Wednesday, September 20, 2006


PA BOOK ROUND UP #9: Notes and Previews on New Works by Thomas Barnett and Robert Fisk
By Thomas Riggins

Here is another of our occasional book round ups consisting of short notices of works we have not been able to fully review. These are essentially meta-reviews (reviews of reviews). If any of our readers are inspired to read one of these books and wishes to write a full review, please contact The previous eight book round ups are archived on our website.

BLUEPRINT FOR ACTION: A FUTURE WORTH CREATING by Thomas P.M. Barnett, G.P/ Putnam’s Sons, 2005, 440 pp., reviewed by Phyllis Eckhaus, IN THESE TIMES, November 21, 2005.

This is a book dedicated to glorifying the Pentagon and the waging of war, especially in the Third World. This war-mongering cheerleader for crimes against humanity is quoted as follows with respect to the military forces of US imperialism-- they constitute “a force for global good that has no equal.” This force for global good is mostly known for the inordinate number of women and children it has slaughtered from Vietnam to Baghdad(with many stops in between). Eckhaus explains why Barnett thinks, as she says, “the invasion of Iraq was a wonderful thing.” It is because it “flushed” out “terrorists”. “In the end,” Barnett is quoted, “it was almost impossible for the Iraq occupation to go to badly, because the worse it became, the more it transformed the region.” It transformed the region all right-- into a hotbed of anti-Americanism that has been destabilized and cost over a hundred thousand lives just so a corrupt cabal of Bush-Cheney cronies can profit through non-competitive war contracts-- some “force for good”! Eckhaus further writes that according to the book “American power and privilege are intrinsically beneficent.” Barnett also thinks “It would be ‘misguided in the extreme’ for Americans to give up our gas guzzling because reducing our dependence on foreign oil would diminish our influence on the Middle East, to that region’s great detriment.” It is not just Iraq that benefits from being bombed by the US-- some South American countries would benefit as well. He “cites Venezuela as a ‘rogue state’ ripe for American invasion,” according to the review. This looks like a fun book to read to understand the depth of depravity the neocon imperialist mentality can sink to but you will have to keep in mind that Barnett is writing in the US in 2005-- not Berlin in 1933.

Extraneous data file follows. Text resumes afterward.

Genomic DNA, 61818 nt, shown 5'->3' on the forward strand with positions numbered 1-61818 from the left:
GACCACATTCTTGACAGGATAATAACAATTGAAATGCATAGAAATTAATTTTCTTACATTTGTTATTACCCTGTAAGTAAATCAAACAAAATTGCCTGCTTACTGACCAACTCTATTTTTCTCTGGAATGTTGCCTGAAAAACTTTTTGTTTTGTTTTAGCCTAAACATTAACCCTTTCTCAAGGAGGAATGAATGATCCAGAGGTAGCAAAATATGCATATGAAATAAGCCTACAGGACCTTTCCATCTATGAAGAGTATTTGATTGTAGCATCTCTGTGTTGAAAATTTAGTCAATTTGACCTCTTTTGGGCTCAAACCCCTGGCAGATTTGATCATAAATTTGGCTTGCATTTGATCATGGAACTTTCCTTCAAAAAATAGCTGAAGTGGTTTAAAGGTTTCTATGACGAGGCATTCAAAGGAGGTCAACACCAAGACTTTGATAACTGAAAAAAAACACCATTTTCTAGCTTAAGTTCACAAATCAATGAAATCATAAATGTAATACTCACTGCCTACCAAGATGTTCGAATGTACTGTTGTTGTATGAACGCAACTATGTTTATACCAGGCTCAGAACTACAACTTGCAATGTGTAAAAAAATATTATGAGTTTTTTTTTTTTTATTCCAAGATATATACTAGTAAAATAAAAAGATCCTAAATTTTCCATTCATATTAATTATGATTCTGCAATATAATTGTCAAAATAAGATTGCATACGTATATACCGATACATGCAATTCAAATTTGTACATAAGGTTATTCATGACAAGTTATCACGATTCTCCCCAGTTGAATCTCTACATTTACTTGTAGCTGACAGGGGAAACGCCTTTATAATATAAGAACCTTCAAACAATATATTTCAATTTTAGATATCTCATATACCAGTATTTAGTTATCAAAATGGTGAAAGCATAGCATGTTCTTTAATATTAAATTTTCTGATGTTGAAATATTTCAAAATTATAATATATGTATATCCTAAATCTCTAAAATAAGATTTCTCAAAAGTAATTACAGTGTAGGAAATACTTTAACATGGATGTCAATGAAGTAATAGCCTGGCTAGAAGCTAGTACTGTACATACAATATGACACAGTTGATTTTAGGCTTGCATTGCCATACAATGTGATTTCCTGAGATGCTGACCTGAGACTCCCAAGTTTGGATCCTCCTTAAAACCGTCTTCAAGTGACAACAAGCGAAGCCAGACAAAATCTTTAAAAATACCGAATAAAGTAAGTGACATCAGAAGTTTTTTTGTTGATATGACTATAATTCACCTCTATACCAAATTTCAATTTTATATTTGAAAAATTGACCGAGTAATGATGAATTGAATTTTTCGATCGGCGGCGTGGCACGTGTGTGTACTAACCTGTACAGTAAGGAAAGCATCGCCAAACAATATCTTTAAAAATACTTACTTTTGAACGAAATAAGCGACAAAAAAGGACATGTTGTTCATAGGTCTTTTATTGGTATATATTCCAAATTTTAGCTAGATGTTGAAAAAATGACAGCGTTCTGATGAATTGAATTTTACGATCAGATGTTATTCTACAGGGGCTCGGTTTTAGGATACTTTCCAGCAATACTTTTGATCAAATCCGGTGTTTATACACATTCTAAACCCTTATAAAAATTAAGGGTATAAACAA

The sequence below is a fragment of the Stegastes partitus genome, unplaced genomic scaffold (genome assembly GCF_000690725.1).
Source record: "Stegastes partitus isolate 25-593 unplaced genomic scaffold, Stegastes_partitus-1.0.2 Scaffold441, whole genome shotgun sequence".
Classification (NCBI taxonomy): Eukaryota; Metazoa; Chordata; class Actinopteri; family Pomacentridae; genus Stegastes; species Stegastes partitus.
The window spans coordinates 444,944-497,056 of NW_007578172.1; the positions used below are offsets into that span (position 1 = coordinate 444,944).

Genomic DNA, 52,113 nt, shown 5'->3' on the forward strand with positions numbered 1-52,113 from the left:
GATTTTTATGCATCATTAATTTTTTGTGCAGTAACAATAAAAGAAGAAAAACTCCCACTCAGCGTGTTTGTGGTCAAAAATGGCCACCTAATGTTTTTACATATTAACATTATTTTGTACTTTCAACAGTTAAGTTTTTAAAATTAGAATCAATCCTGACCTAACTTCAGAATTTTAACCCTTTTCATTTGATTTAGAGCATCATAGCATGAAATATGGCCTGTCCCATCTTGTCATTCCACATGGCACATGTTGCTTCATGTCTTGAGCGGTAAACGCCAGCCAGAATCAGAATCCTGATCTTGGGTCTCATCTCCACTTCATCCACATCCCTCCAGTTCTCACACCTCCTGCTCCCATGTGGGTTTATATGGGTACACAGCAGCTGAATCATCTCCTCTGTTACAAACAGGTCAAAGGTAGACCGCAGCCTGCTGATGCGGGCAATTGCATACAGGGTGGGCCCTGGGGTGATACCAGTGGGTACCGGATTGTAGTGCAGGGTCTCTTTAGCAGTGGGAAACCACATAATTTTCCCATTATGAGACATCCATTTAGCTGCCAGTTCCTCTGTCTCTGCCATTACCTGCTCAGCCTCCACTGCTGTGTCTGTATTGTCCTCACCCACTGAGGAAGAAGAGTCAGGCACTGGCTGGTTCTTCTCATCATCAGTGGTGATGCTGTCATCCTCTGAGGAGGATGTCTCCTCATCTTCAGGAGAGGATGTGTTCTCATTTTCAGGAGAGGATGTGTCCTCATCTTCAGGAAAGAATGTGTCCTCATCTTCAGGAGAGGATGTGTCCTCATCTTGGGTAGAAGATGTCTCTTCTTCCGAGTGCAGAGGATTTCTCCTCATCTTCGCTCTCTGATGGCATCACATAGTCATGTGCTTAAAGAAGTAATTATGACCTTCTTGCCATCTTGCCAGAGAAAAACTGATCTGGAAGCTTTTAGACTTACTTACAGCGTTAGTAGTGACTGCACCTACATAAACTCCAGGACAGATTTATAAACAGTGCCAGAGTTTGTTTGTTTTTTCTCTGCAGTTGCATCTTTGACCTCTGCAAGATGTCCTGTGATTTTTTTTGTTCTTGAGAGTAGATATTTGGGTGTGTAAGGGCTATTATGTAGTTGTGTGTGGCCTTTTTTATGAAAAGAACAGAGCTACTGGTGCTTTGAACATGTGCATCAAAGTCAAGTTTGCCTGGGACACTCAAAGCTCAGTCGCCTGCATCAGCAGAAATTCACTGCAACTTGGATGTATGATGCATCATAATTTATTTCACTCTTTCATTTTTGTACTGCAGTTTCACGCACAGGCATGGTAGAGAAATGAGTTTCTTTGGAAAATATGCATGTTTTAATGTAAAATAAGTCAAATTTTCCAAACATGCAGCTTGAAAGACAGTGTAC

THE GREAT WAR FOR CIVILIZATION: THE CONQUEST OF THE MIDDLE EAST by Robert Fisk, Alfred A. Knopf, 1107 pp., reviewed by Ethan Bronner, THE NEW YORK TIMES Saturday, November 19, 2005.
Ethan Bronner is not to happy with Fisk’s book. I think because Fisk tells it like it is about the Middle East and this doesn’t sit very well with the preconceptions of the pro US policies of the Times. The title of Bronner’s review is “A Foreign Correspondent Who Does More Than Report.” We are told that Fisk is Britain’s most famous foreign correspondent and that he been covering the Middle East for three decades. He reports for “The Independent”-- and is a little too independent for the Times reviewer. He admits that Fisk, who has had three interviews with Osama bin Laden, is “a writer of exceptional power” and has many awards for his reportage, yet he “has become something of a caricature of himself.” And why is that? It is due to his “railing” [read “criticizing”] US and Israeli policies. It seems you cannot criticize Israel, only “rail” against it. The title of the book is taken from an inscription on a medal his father was awarded for fighting in the Middle East in World War I.
At over 1100 pages this is a very long book-- but it details the history of the Middle East for the last quarter century or so. Bonner is upset because he thinks Fisk seeks “to expose the West’s self-satisfied hypocrisy nearly to the exclusion of the pursuit of straight journalism” [such as can be found in Judith Miller’s articles in the Times about WMDs in the lead up to the Iraq invasion.] And then “there is Mr. Fisk’s belief that Western treatment of the Muslim world-- through the [so-called] war on terror and the occupation of Iraq-- is today’s version of the Great War [i.e., WW1].” Bonner can find only three, quite minor, criticisms of “fact” to bring to our attention-- all having to do with Israel and seemingly having more to do with interpretation rather than actual facts. He apparently objects to Fisk’s approval of a quote from the Israeli journalist Amira Hass who says the job of the journalist is “to monitor power and the centers of power.” Well, that certainly is not the task that Times journalists set for themselves. Bonner is forced to admit that the “West’s sins of ignorance and aggression in the Middle East are real” but Fisk’s “many legitimate points are sometimes warped by his perspective.” Anyone who has seen or heard any of the interviews that Amy Goodman has had with Robert Fisk on her program “Democracy Now” will know what that perspective is-- a deeply humanistic awareness of the cruelty and injustices of war and oppression from whatever source, and the ability to rise up against one’s own cultural prejudices and attempt to understand the viewpoints of others. I’ll take the reportage of Robert Fisk over that of the New York Times any day of the week.

Thomas Riggins is the book review editor of Political Affairs and can be reached at

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